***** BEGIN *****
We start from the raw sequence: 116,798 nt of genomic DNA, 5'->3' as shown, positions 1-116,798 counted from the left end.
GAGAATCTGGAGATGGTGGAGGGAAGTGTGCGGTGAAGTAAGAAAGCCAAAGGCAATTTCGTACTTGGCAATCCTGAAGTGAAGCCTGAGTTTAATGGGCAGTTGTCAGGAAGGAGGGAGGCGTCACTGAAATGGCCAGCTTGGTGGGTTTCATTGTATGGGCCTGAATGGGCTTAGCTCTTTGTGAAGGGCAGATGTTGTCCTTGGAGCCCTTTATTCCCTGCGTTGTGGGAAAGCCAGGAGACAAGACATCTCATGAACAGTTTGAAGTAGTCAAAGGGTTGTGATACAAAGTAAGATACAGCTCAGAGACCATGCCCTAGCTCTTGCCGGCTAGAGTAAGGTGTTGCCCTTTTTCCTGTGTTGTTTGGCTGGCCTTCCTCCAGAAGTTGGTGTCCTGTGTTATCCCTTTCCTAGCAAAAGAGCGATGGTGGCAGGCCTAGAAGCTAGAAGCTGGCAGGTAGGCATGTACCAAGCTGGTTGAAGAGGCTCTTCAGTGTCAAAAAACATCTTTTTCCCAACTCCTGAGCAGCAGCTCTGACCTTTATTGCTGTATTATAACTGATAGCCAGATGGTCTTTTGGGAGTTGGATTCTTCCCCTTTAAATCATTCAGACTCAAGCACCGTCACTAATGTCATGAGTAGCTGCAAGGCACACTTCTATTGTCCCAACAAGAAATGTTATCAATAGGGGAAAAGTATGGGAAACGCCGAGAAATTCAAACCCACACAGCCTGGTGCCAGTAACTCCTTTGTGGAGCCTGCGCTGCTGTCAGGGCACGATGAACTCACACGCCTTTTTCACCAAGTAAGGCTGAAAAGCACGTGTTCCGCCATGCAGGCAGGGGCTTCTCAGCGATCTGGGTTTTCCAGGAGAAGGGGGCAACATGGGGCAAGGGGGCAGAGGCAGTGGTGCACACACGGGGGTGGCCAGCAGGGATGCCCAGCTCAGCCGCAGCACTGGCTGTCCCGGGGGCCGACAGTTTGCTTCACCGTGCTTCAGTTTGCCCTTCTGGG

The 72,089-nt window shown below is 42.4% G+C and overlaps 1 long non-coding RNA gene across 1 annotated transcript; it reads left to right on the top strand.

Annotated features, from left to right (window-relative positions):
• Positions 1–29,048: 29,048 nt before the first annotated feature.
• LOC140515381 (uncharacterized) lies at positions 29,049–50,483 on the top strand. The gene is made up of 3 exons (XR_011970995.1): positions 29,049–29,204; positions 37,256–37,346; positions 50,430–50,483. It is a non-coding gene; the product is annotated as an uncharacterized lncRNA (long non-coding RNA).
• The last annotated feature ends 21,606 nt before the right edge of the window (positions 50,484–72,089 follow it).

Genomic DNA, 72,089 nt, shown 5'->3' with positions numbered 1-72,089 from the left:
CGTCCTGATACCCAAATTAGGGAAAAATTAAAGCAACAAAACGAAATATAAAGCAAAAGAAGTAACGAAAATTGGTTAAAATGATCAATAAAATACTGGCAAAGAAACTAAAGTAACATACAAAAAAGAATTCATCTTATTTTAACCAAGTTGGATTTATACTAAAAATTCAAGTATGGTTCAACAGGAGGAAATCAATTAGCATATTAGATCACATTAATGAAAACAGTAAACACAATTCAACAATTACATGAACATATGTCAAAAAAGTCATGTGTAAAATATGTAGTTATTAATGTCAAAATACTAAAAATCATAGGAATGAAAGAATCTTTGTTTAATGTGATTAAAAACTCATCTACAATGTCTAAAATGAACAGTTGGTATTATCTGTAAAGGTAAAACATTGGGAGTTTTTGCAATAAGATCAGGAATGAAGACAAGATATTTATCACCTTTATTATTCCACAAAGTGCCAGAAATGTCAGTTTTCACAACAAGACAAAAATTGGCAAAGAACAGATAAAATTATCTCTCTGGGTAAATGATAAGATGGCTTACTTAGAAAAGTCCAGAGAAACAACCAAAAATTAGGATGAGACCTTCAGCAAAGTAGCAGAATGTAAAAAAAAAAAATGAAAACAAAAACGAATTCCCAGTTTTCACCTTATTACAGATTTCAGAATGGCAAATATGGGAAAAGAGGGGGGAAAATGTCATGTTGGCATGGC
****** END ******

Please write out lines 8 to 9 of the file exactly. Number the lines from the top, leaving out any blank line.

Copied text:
Genomic DNA, 72,089 nt, shown 5'->3' with positions numbered 1-72,089 from the left:
CGTCCTGATACCCAAATTAGGGAAAAATTAAAGCAACAAAACGAAATATAAAGCAAAAGAAGTAACGAAAATTGGTTAAAATGATCAATAAAATACTGGCAAAGAAACTAAAGTAACATACAAAAAAGAATTCATCTTATTTTAACCAAGTTGGATTTATACTAAAAATTCAAGTATGGTTCAACAGGAGGAAATCAATTAGCATATTAGATCACATTAATGAAAACAGTAAACACAATTCAACAATTACATGAACATATGTCAAAAAAGTCATGTGTAAAATATGTAGTTATTAATGTCAAAATACTAAAAATCATAGGAATGAAAGAATCTTTGTTTAATGTGATTAAAAACTCATCTACAATGTCTAAAATGAACAGTTGGTATTATCTGTAAAGGTAAAACATTGGGAGTTTTTGCAATAAGATCAGGAATGAAGACAAGATATTTATCACCTTTATTATTCCACAAAGTGCCAGAAATGTCAGTTTTCACAACAAGACAAAAATTGGCAAAGAACAGATAAAATTATCTCTCTGGGTAAATGATAAGATGGCTTACTTAGAAAAGTCCAGAGAAACAACCAAAAATTAGGATGAGACCTTCAGCAAAGTAGCAGAATGTAAAAAAAAAAAATGAAAACAAAAACGAATTCCCAGTTTTCACCTTATTACAGATTTCAGAATGGCAAATATGGGAAAAGAGGGGGGAAAATGTCATGTTGGCATGGC